[-empyre-] Merleau-Ponty weighs in on Nicholas Claus' "Nocturne"


I am not going to channel Merleau-Ponty, so anyone reading this can rest easy. But I would like to try putting your work and a phenomenological perspective in dialogue.

For reference to my comments, I spent extra time looking at one of your works that you produced last year, titled "Nocturne"


Thanks, Nicholas, for your previous comments that elaborated on the connection of your media work to your painting practice.

One of your comments described the influence of painting this way:

"how the eye will start from on particular point to travel on the canvas from one element to another and to finally 'read' the work"

You do not state it explicitly, but experiencing the work "Nocturne" makes me conscious of the hand of the viewer whose interactive gesture "reads" the work. The hand that holds the mouse becomes an extension of the "eye". The imagery becomes a kind of Braille that the hand reads to assist the eye.

Is there a hierarchy in this way of understanding "Nocturne", i.e., the hand of the interactor is the "hand-maiden" of vision (of your vision)? Then would that be true in painting too, where the composition leads the eye as a function of the painter's vision?

I am not against hierarchy. Obviously certain contexts make them necessary. I am interested in your response, though, in relation to the interview that you did with Jim Andrews.

In your interview you discussed translating interactivity to a physical installation. Here is what you said to Jim about your new installation project based on the shockwave movie, "De l'art si je veux":


"we will use four modules of the online project that will be done in real space without mouse but with
the movement of the spectators like a chair that makes the work move while you sit on it, or a sensitive floor in which the works are projected and even a wooden bridge on which you walk and which interact on the projections ..."


In this re-working of "De l'art si je veux", you will eliminate the gesture of the hand, in order to allow more expansive and varied gestures on the part of the viewer. Interestingly, you use the term "viewer" when you describe the audience for your shockwave applets, but transform the viewer into a "spectator" in relation to the large-scale installations.

Aside from that shift in language, I am interested in what might be changed or gained in the immediate experience of the work once it is translated from hand-interactivity to full-body, quasi-immersive experience.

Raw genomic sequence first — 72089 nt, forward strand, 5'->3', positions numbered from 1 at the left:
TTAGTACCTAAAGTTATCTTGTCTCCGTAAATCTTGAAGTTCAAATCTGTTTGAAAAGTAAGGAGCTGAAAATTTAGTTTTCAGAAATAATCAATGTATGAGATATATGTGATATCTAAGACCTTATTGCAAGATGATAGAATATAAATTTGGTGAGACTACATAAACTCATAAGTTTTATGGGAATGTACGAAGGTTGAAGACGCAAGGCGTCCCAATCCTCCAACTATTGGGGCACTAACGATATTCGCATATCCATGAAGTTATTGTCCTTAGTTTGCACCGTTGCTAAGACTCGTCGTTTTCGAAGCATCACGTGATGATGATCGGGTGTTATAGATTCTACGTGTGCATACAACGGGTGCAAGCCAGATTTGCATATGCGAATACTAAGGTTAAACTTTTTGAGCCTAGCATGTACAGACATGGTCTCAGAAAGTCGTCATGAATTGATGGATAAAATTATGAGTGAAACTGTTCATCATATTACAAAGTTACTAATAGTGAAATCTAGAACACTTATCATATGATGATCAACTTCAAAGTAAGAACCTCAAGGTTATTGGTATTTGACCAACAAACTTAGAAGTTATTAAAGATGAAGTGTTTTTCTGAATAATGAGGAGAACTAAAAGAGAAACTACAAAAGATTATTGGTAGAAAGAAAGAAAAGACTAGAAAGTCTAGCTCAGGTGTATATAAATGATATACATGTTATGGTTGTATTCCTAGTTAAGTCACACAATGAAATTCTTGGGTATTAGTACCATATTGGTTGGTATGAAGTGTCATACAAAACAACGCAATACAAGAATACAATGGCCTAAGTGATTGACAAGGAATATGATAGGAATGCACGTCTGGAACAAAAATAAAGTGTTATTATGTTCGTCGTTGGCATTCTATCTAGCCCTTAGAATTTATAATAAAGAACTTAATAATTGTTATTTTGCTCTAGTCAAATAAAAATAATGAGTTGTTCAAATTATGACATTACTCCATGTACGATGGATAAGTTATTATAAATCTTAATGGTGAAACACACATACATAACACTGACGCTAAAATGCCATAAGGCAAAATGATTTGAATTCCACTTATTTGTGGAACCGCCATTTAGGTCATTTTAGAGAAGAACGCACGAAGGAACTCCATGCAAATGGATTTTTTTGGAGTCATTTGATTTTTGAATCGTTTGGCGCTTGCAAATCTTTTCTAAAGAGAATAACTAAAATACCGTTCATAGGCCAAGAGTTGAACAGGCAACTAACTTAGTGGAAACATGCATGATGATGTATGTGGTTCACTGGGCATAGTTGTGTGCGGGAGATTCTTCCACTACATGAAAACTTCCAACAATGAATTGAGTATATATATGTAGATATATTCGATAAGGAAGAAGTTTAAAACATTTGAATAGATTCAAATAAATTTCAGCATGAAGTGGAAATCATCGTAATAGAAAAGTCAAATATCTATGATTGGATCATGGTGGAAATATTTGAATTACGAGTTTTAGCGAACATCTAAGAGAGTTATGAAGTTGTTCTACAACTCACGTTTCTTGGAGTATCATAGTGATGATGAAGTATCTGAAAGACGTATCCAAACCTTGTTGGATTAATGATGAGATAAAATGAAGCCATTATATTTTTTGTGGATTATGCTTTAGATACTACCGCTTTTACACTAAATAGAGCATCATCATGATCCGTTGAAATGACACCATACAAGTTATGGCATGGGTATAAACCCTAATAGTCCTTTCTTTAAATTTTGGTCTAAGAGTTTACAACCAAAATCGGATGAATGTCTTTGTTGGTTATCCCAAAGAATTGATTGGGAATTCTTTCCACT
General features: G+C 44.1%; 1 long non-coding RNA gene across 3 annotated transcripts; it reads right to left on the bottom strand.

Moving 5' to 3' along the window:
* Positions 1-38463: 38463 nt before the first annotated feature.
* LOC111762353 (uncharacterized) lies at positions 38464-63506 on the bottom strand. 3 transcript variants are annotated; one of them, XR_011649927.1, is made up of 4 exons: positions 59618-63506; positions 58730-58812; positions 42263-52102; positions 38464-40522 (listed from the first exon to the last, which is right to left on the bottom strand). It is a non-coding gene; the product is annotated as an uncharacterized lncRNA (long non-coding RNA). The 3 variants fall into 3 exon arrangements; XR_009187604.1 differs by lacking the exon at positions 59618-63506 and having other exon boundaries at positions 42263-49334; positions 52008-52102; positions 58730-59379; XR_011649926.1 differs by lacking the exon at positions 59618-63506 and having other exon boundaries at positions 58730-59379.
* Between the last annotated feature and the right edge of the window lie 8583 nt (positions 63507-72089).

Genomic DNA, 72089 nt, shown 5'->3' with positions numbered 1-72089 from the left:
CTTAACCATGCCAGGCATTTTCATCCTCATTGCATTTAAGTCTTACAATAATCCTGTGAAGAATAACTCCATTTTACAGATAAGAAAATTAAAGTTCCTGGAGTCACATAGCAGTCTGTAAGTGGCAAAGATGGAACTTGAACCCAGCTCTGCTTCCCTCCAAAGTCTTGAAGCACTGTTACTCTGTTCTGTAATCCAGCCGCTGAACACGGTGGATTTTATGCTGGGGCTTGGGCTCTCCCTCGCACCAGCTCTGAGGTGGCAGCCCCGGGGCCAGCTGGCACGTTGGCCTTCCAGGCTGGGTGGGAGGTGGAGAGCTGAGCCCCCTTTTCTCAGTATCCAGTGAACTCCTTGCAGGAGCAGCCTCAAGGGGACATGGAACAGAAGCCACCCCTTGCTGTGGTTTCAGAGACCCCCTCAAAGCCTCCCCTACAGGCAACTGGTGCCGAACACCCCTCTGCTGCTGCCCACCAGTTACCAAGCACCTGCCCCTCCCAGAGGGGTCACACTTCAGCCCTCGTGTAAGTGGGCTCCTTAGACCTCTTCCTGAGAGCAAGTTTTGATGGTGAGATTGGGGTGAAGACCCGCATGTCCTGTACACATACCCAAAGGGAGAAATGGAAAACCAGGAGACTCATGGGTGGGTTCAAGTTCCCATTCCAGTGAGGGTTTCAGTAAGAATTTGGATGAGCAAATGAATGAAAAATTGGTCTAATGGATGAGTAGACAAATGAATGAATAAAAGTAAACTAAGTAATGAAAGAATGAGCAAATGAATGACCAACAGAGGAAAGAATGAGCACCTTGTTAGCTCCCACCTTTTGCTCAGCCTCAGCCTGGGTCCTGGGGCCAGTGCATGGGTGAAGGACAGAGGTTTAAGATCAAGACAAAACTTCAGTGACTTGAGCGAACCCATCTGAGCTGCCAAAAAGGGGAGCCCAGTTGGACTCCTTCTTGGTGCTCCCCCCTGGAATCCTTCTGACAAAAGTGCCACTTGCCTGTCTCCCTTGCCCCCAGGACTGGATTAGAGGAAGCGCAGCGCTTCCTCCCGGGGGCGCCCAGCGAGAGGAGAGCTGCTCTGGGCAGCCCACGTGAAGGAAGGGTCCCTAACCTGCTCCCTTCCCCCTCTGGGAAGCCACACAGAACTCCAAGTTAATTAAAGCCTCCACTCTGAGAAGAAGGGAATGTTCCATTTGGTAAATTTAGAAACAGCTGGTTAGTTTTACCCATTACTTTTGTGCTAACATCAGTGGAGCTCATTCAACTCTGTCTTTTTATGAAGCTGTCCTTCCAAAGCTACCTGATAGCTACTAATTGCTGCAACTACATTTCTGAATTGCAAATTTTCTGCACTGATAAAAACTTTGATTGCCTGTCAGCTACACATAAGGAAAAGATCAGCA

This morning, by chance, I found on the web a scientific study of conversational gesture in a person who had lost the sensory awareness of his body from the neck down. He could speak and gesture, but he had no tactile awareness of what his gestures were.


One unexpected observation was that if the person was blind-folded, that his hand gestures became more precisely correlated with the content of his spoken words. This seems like a contradiction, since he cannot feel his hands and arms. There is no feedback! Wouldn't he need to see his gestures in order for his gestures to be expressive and accurate?!

I am interested in the study's theoretical conclusions based on that paradoxical observation:

Gestures used in conversation are not analogs of instrumental action. Gestures used in conversation are not "virtual action" re-enacting or reproducing a functional action to mimic "what we mean". Instead of gestures performing as a supplement or intermediary for communication, the research hypothesis is that gestures are used in order to "map semantic space onto concrete space." Gestures are direct communicative actions that create a space for dialogue.

"gesture is an action that helps to create the narrative space that is shared in the communicative situation"

(-- quoted from the text of the above url.)

Okay, here are 2 questions:

When the viewer of "Nocturne" uses the hand-gesture with the mouse (an otherwise useless gesture, linguistically-speaking), isn't this an integral creation of narrative space?

When the interactive applet "De l'art si je veux" is dependent on the instrumental actions of sitting in a chair or walking across a bridge, how do those gestures push further a dialog with the images on the screen (i.e., further than was already available in the shockwave movie)?

Based on your experimentation in preparing for the installation, is it possible that the fully spatial experience of the work will minimize the intensity of the viewer's dialog with the screen image? What do you see emerging in place of that previous form of interactive dialog?



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